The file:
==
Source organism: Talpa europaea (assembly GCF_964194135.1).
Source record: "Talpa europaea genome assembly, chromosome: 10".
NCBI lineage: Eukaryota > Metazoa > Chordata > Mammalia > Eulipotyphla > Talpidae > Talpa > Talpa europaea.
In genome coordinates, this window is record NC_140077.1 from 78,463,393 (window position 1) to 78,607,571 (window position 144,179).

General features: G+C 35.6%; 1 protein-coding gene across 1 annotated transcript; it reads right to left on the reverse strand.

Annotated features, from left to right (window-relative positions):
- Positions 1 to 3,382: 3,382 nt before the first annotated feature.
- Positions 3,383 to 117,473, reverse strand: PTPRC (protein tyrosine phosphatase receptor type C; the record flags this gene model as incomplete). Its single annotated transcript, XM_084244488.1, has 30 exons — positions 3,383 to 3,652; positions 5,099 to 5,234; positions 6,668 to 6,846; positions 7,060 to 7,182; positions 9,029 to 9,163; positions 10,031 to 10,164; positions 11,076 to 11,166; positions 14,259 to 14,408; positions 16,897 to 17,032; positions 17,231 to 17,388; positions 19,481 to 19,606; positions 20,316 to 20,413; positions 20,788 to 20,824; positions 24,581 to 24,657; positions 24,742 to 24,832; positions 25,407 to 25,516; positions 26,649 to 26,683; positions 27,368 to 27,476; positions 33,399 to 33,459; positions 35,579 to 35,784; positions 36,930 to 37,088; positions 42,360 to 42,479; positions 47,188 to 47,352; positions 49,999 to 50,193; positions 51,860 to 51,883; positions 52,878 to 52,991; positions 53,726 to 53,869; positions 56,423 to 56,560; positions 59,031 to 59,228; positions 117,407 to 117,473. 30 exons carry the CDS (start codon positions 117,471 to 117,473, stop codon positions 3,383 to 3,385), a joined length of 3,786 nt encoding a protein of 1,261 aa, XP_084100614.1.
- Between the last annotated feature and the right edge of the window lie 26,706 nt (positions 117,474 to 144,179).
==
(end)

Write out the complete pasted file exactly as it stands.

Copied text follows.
Source organism: Talpa europaea (assembly GCF_964194135.1).
Source record: "Talpa europaea genome assembly, chromosome: 10".
NCBI lineage: Eukaryota > Metazoa > Chordata > Mammalia > Eulipotyphla > Talpidae > Talpa > Talpa europaea.
In genome coordinates, this window is record NC_140077.1 from 78,463,393 (window position 1) to 78,607,571 (window position 144,179).

General features: G+C 35.6%; 1 protein-coding gene across 1 annotated transcript; it reads right to left on the reverse strand.

Annotated features, from left to right (window-relative positions):
- Positions 1 to 3,382: 3,382 nt before the first annotated feature.
- Positions 3,383 to 117,473, reverse strand: PTPRC (protein tyrosine phosphatase receptor type C; the record flags this gene model as incomplete). Its single annotated transcript, XM_084244488.1, has 30 exons — positions 3,383 to 3,652; positions 5,099 to 5,234; positions 6,668 to 6,846; positions 7,060 to 7,182; positions 9,029 to 9,163; positions 10,031 to 10,164; positions 11,076 to 11,166; positions 14,259 to 14,408; positions 16,897 to 17,032; positions 17,231 to 17,388; positions 19,481 to 19,606; positions 20,316 to 20,413; positions 20,788 to 20,824; positions 24,581 to 24,657; positions 24,742 to 24,832; positions 25,407 to 25,516; positions 26,649 to 26,683; positions 27,368 to 27,476; positions 33,399 to 33,459; positions 35,579 to 35,784; positions 36,930 to 37,088; positions 42,360 to 42,479; positions 47,188 to 47,352; positions 49,999 to 50,193; positions 51,860 to 51,883; positions 52,878 to 52,991; positions 53,726 to 53,869; positions 56,423 to 56,560; positions 59,031 to 59,228; positions 117,407 to 117,473. 30 exons carry the CDS (start codon positions 117,471 to 117,473, stop codon positions 3,383 to 3,385), a joined length of 3,786 nt encoding a protein of 1,261 aa, XP_084100614.1.
- Between the last annotated feature and the right edge of the window lie 26,706 nt (positions 117,474 to 144,179).